May 1991
Volume 32, Issue 6
Free
Articles  |   May 1991
Detection of herpes simplex virus thymidine kinase and latency-associated transcript gene sequences in human herpetic corneas by polymerase chain reaction amplification.
Author Affiliations
  • B L Rong
    Molecular Virology Laboratory, Eye Research Institute, Boston, MA 02114.
  • D Pavan-Langston
    Molecular Virology Laboratory, Eye Research Institute, Boston, MA 02114.
  • Q P Weng
    Molecular Virology Laboratory, Eye Research Institute, Boston, MA 02114.
  • R Martinez
    Molecular Virology Laboratory, Eye Research Institute, Boston, MA 02114.
  • J M Cherry
    Molecular Virology Laboratory, Eye Research Institute, Boston, MA 02114.
  • E C Dunkel
    Molecular Virology Laboratory, Eye Research Institute, Boston, MA 02114.
Investigative Ophthalmology & Visual Science May 1991, Vol.32, 1808-1815. doi:
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      B L Rong, D Pavan-Langston, Q P Weng, R Martinez, J M Cherry, E C Dunkel; Detection of herpes simplex virus thymidine kinase and latency-associated transcript gene sequences in human herpetic corneas by polymerase chain reaction amplification.. Invest. Ophthalmol. Vis. Sci. 1991;32(6):1808-1815.

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      © ARVO (1962-2015); The Authors (2016-present)

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Abstract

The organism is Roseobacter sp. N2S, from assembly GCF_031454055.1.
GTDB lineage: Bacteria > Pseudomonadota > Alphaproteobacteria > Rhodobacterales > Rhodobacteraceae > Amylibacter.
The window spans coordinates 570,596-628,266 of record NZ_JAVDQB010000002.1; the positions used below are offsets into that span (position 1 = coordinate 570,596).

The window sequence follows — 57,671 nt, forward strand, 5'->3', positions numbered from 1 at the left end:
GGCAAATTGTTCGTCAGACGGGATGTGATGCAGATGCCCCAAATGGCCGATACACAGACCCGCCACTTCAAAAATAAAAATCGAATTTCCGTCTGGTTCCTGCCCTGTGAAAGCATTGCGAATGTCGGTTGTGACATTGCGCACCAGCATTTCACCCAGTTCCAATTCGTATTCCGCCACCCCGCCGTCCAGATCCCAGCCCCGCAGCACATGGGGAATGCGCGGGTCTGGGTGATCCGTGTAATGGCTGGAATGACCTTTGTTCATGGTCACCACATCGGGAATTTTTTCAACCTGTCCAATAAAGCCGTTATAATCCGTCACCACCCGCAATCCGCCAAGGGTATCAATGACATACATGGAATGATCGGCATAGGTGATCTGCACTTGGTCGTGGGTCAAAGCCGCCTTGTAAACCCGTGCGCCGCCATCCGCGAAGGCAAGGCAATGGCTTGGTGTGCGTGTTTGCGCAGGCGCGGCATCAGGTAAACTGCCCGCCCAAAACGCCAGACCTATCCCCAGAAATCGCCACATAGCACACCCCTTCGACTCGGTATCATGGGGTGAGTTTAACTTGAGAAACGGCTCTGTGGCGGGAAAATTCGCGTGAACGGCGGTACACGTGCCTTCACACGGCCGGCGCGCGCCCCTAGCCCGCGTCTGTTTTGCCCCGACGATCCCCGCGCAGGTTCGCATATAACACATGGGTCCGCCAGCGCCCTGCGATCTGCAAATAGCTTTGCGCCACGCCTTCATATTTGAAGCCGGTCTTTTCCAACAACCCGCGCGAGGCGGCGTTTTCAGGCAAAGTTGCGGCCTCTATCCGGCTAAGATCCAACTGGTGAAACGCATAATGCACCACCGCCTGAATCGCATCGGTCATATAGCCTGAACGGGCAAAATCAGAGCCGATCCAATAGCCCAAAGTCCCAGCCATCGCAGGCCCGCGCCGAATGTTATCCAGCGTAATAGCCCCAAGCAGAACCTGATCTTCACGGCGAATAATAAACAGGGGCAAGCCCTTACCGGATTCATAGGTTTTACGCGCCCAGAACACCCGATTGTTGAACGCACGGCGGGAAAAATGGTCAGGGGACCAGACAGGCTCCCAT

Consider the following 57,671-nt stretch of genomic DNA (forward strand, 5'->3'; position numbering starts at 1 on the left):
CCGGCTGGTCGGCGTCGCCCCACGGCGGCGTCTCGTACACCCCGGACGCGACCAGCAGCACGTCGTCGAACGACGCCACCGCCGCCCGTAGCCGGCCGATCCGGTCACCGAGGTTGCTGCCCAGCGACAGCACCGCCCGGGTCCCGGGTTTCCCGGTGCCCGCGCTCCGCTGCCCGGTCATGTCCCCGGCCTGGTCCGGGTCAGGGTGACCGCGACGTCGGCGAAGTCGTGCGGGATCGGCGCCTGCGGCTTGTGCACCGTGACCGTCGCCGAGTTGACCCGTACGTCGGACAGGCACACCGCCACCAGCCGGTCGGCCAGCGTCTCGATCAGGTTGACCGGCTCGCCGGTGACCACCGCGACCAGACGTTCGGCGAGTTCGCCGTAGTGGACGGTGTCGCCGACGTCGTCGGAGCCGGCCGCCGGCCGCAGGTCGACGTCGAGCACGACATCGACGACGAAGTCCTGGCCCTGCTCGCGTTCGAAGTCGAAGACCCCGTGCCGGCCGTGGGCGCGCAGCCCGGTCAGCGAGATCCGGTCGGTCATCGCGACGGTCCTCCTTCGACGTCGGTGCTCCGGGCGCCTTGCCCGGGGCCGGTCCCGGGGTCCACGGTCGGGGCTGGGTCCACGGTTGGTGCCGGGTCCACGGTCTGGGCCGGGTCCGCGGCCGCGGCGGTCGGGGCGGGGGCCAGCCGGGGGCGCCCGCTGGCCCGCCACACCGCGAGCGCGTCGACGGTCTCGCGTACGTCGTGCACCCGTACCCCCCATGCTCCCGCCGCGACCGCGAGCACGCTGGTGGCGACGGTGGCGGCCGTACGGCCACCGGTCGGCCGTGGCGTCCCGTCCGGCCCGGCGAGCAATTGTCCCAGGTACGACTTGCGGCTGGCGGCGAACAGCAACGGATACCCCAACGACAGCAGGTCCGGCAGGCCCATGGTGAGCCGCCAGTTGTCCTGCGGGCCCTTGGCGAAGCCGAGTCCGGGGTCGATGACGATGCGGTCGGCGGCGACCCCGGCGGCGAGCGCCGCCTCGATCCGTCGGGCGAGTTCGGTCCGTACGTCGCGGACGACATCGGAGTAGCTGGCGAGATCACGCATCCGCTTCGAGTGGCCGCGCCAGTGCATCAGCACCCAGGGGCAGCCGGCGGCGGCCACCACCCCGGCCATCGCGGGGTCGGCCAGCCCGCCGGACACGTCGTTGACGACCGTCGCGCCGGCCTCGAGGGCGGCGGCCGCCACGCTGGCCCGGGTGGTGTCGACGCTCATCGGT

Herpes simplex virus (HSV) latency in sensory ganglion neurons is well documented, but the existence of extraneuronal corneal latency is less well defined. To investigate the possibility of extraneuronal latency during ocular HSV infection, corneal specimens from 18 patients with quiescent herpes simplex keratitis (HSK) were obtained at the time of keratoplasty. Polymerase chain reaction (PCR) amplification followed by southern blot hybridization with a radiolabeled oligonucleotide probe was done to detect the presence of HSV-1 genome in these human corneal samples. Two pairs of oligonucleotides from the region of the HSV thymidine kinase (TK) gene and the latency-associated transcript (LAT) gene were used as primers in the PCR amplification. The DNA sequences from either the TK or the LAT gene were identified in 15 of 18 HSK corneas (83%). These results demonstrate that the HSV genome was retained, at least in part, in human corneas during quiescent HSV infection, giving further support to the concept of corneal extraneuronal latency.

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